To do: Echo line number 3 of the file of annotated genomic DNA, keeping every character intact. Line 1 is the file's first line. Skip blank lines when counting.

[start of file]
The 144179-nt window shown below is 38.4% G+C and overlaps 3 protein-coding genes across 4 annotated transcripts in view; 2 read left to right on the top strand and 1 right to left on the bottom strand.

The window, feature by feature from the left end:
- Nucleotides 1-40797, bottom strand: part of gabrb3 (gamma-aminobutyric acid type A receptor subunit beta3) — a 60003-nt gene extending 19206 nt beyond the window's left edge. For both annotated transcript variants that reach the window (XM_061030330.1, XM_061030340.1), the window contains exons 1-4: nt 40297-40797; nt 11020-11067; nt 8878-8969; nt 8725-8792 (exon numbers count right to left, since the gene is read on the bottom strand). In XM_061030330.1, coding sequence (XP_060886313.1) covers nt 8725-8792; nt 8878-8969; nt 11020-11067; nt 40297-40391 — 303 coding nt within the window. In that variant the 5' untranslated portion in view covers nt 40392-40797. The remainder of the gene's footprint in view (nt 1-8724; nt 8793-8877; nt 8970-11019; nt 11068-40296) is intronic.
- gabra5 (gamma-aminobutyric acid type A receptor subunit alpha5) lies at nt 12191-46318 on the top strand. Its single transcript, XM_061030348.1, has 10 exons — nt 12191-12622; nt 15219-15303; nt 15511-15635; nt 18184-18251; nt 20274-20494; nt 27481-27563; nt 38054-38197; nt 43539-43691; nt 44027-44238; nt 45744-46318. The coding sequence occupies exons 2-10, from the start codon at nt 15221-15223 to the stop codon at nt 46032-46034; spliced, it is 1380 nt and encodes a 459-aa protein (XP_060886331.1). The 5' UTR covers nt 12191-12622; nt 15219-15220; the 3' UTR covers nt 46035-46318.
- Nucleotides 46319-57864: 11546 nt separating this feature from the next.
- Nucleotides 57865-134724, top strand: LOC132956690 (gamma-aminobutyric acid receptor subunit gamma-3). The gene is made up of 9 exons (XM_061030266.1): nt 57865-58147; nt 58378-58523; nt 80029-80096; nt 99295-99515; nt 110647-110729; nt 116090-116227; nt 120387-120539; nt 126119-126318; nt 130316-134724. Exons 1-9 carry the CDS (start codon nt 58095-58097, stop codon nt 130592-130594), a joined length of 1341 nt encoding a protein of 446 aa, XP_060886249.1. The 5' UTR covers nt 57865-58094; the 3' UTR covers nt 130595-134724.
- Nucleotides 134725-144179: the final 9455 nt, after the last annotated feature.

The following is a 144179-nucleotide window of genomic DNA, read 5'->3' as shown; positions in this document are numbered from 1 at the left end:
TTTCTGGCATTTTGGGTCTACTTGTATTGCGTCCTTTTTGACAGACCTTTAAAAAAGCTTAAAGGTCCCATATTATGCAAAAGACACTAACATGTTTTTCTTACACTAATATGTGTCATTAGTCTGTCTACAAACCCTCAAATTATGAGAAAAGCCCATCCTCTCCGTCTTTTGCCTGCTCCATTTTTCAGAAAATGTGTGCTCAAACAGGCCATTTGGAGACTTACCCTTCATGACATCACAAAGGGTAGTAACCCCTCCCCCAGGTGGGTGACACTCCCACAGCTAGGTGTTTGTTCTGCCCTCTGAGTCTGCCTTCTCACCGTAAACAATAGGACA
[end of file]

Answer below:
- Nucleotides 1-40797, bottom strand: part of gabrb3 (gamma-aminobutyric acid type A receptor subunit beta3) — a 60003-nt gene extending 19206 nt beyond the window's left edge. For both annotated transcript variants that reach the window (XM_061030330.1, XM_061030340.1), the window contains exons 1-4: nt 40297-40797; nt 11020-11067; nt 8878-8969; nt 8725-8792 (exon numbers count right to left, since the gene is read on the bottom strand). In XM_061030330.1, coding sequence (XP_060886313.1) covers nt 8725-8792; nt 8878-8969; nt 11020-11067; nt 40297-40391 — 303 coding nt within the window. In that variant the 5' untranslated portion in view covers nt 40392-40797. The remainder of the gene's footprint in view (nt 1-8724; nt 8793-8877; nt 8970-11019; nt 11068-40296) is intronic.